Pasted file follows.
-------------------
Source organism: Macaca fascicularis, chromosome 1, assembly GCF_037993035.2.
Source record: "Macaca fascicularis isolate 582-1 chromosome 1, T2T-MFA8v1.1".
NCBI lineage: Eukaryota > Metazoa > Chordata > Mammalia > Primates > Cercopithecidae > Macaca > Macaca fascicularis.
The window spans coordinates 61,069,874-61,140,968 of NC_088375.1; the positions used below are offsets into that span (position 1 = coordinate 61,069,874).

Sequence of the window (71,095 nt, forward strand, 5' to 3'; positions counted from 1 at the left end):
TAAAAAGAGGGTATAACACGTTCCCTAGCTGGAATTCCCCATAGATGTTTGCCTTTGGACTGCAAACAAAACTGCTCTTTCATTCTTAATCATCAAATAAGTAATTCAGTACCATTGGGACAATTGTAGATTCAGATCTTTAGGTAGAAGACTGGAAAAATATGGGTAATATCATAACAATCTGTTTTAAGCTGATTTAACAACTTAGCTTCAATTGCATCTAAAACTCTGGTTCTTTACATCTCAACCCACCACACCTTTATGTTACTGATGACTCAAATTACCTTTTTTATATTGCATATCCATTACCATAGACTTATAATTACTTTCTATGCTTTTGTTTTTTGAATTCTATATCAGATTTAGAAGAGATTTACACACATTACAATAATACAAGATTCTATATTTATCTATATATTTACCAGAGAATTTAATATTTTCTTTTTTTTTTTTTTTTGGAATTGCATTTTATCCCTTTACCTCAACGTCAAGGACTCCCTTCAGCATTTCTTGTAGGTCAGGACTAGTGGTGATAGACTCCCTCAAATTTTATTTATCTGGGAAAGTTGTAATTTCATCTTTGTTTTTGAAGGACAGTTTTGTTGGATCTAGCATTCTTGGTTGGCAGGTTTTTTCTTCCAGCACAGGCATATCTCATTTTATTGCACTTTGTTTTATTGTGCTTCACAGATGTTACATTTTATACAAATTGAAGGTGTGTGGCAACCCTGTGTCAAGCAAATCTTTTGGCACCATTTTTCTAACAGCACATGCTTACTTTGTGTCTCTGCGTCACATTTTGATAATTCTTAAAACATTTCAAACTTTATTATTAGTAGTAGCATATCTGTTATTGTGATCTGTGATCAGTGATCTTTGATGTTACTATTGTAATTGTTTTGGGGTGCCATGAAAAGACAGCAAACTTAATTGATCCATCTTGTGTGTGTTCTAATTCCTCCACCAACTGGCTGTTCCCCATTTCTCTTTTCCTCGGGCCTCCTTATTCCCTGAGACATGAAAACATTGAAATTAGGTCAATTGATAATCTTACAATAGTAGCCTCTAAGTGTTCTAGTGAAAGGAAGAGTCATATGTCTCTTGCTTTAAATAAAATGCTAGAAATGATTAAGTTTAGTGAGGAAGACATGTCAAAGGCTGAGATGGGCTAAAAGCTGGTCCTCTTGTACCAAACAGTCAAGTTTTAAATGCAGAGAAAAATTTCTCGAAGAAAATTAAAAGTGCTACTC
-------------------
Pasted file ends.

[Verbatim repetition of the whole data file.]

Source organism: Macaca fascicularis, chromosome 1, assembly GCF_037993035.2.
Source record: "Macaca fascicularis isolate 582-1 chromosome 1, T2T-MFA8v1.1".
NCBI lineage: Eukaryota > Metazoa > Chordata > Mammalia > Primates > Cercopithecidae > Macaca > Macaca fascicularis.
The window spans coordinates 61,069,874-61,140,968 of NC_088375.1; the positions used below are offsets into that span (position 1 = coordinate 61,069,874).

Sequence of the window (71,095 nt, forward strand, 5' to 3'; positions counted from 1 at the left end):
TAAAAAGAGGGTATAACACGTTCCCTAGCTGGAATTCCCCATAGATGTTTGCCTTTGGACTGCAAACAAAACTGCTCTTTCATTCTTAATCATCAAATAAGTAATTCAGTACCATTGGGACAATTGTAGATTCAGATCTTTAGGTAGAAGACTGGAAAAATATGGGTAATATCATAACAATCTGTTTTAAGCTGATTTAACAACTTAGCTTCAATTGCATCTAAAACTCTGGTTCTTTACATCTCAACCCACCACACCTTTATGTTACTGATGACTCAAATTACCTTTTTTATATTGCATATCCATTACCATAGACTTATAATTACTTTCTATGCTTTTGTTTTTTGAATTCTATATCAGATTTAGAAGAGATTTACACACATTACAATAATACAAGATTCTATATTTATCTATATATTTACCAGAGAATTTAATATTTTCTTTTTTTTTTTTTTTTGGAATTGCATTTTATCCCTTTACCTCAACGTCAAGGACTCCCTTCAGCATTTCTTGTAGGTCAGGACTAGTGGTGATAGACTCCCTCAAATTTTATTTATCTGGGAAAGTTGTAATTTCATCTTTGTTTTTGAAGGACAGTTTTGTTGGATCTAGCATTCTTGGTTGGCAGGTTTTTTCTTCCAGCACAGGCATATCTCATTTTATTGCACTTTGTTTTATTGTGCTTCACAGATGTTACATTTTATACAAATTGAAGGTGTGTGGCAACCCTGTGTCAAGCAAATCTTTTGGCACCATTTTTCTAACAGCACATGCTTACTTTGTGTCTCTGCGTCACATTTTGATAATTCTTAAAACATTTCAAACTTTATTATTAGTAGTAGCATATCTGTTATTGTGATCTGTGATCAGTGATCTTTGATGTTACTATTGTAATTGTTTTGGGGTGCCATGAAAAGACAGCAAACTTAATTGATCCATCTTGTGTGTGTTCTAATTCCTCCACCAACTGGCTGTTCCCCATTTCTCTTTTCCTCGGGCCTCCTTATTCCCTGAGACATGAAAACATTGAAATTAGGTCAATTGATAATCTTACAATAGTAGCCTCTAAGTGTTCTAGTGAAAGGAAGAGTCATATGTCTCTTGCTTTAAATAAAATGCTAGAAATGATTAAGTTTAGTGAGGAAGACATGTCAAAGGCTGAGATGGGCTAAAAGCTGGTCCTCTTGTACCAAACAGTCAAGTTTTAAATGCAGAGAAAAATTTCTCGAAGAAAATTAAAAGTGCTACTC